Reclaiming Indigenous Knowledge Systems: Towards Sustainable People-Forest Relationships in Kenya
Conservation has, over the last couple of decades, coalesced around the language of ‘community-engagement’. Models that seemed to prop up conservation areas as those emptied of human presence are cracking under their own weight. This book grounds our understanding of people-forest relationships through the lens of Indigenous Knowledge Systems (IKS) in the Nyandarwa (Aberdare) forest reserve in Kenya, home to the Agĩkũyũ people. It confronts the history of land dispossession in Kenya, demonstrates that land continues to be a central pillar of Agĩkũyũ indigenous environmental thought, and cements the role of the forest in sustaining the struggle for independence. It also shines a light on seed and food sovereignty as arenas of knowledge mobilization and self-determination. The book concludes by showing how IKS can contribute to forging sustainable people-forest relationships.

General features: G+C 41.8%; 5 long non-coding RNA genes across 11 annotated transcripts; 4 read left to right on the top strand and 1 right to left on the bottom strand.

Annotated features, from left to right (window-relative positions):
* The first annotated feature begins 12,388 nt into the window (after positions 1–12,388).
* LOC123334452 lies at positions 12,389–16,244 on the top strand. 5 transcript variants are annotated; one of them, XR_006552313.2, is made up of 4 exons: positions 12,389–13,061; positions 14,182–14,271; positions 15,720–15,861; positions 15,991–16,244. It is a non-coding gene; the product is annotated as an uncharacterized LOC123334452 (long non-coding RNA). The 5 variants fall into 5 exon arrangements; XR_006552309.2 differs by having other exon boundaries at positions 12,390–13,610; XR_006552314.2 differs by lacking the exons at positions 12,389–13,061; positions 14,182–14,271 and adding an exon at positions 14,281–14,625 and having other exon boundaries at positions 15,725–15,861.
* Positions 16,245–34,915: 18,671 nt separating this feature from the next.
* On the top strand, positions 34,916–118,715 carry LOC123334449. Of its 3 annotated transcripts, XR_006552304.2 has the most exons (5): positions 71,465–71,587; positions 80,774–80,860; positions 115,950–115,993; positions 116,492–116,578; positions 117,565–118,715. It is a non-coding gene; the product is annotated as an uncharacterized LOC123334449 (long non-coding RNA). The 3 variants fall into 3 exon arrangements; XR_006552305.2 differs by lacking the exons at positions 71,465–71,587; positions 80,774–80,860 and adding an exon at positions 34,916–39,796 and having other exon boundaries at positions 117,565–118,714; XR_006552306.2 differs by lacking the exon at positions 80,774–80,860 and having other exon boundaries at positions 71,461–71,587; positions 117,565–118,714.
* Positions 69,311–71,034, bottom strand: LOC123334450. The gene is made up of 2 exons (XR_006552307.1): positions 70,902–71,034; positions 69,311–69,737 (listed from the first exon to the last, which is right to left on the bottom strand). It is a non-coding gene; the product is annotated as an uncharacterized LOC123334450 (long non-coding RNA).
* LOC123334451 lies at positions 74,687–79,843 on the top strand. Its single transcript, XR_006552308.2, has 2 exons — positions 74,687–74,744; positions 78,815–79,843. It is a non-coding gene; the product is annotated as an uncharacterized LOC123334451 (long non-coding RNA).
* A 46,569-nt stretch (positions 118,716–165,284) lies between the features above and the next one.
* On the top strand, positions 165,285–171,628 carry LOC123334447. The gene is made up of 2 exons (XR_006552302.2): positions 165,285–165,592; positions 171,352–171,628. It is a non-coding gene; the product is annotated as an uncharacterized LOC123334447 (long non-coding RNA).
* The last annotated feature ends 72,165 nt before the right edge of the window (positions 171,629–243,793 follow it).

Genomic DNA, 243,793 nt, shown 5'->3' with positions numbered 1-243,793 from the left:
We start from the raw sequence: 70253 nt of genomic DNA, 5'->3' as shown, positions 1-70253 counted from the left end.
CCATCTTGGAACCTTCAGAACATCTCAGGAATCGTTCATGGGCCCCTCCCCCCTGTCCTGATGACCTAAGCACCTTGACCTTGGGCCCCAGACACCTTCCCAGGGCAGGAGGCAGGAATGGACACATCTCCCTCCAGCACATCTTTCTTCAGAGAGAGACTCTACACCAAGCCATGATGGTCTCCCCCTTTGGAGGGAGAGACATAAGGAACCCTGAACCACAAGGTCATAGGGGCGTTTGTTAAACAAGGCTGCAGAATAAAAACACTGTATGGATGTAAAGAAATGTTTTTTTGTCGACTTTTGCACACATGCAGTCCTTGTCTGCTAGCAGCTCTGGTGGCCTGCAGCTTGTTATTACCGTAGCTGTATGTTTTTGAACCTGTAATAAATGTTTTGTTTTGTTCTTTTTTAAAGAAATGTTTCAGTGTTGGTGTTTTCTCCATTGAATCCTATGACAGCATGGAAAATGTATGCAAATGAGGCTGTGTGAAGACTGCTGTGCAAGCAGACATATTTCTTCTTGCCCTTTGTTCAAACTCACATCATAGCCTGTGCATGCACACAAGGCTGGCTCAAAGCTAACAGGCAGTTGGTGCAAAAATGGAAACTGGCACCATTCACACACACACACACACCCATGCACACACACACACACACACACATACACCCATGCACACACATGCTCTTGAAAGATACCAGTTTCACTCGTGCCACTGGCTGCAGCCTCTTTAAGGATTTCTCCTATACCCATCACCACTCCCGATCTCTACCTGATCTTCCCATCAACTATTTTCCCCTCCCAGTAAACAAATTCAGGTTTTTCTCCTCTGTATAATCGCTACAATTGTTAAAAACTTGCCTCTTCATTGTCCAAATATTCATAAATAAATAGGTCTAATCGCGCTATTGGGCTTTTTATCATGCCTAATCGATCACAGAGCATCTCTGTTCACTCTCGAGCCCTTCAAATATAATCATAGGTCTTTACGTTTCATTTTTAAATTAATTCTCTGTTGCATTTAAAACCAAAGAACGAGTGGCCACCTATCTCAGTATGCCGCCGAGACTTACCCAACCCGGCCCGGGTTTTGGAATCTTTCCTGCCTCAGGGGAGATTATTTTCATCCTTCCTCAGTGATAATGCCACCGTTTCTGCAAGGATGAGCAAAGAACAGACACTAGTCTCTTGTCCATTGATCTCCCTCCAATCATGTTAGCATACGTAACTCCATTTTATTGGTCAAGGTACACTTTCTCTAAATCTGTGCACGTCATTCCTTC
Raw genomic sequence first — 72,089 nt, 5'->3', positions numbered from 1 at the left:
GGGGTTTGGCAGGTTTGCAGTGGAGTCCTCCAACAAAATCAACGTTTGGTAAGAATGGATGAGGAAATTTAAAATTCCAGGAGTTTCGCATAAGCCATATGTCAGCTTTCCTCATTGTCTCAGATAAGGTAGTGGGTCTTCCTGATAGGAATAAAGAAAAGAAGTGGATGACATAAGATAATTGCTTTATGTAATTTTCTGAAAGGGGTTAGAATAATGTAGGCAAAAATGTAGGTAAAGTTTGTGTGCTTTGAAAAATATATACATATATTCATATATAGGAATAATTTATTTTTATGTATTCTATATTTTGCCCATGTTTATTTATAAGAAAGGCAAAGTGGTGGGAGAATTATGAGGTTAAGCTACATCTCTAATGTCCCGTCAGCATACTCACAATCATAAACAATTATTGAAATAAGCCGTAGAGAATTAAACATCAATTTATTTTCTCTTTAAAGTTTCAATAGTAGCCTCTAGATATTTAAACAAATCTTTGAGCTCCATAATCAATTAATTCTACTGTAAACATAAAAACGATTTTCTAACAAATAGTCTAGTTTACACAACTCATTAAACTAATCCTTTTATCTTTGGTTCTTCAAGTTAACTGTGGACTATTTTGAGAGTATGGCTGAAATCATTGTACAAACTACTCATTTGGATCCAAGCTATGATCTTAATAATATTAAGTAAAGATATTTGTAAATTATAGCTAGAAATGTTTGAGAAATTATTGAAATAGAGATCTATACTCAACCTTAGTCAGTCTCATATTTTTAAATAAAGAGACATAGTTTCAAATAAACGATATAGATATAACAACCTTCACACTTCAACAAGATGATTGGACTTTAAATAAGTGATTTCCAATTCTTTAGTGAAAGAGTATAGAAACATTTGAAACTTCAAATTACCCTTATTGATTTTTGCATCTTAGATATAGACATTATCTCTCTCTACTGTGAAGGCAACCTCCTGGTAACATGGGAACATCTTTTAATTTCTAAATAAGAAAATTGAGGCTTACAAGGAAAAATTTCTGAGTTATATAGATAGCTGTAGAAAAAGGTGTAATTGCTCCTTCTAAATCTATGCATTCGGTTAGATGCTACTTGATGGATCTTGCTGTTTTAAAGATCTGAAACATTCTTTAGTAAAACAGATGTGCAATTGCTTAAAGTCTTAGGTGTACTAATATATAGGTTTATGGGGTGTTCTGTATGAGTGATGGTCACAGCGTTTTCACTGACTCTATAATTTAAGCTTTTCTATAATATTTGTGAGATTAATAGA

Kendi Borona is a conservation professional with over a decade of experience in diverse landscapes across Africa. She is a firm believer in the application of indigenous knowledge in the furtherance of just conservation and community livelihoods. Her scholarship and research are informed by her work with indigenous peoples and communities in several African countries, Australia and Canada. She has published a series of academic papers on community-driven conservation, cultural heritage management, and indigenous knowledge systems and environmental governance. Her research interests include indigenous knowledge-driven environmental governance, forests and associated landscapes as arenas of self-determination struggles in Africa, food and seed sovereignty, and community livelihoods. She holds a PhD from the Faculty of Forestry of the University of British Columbia, Canada.
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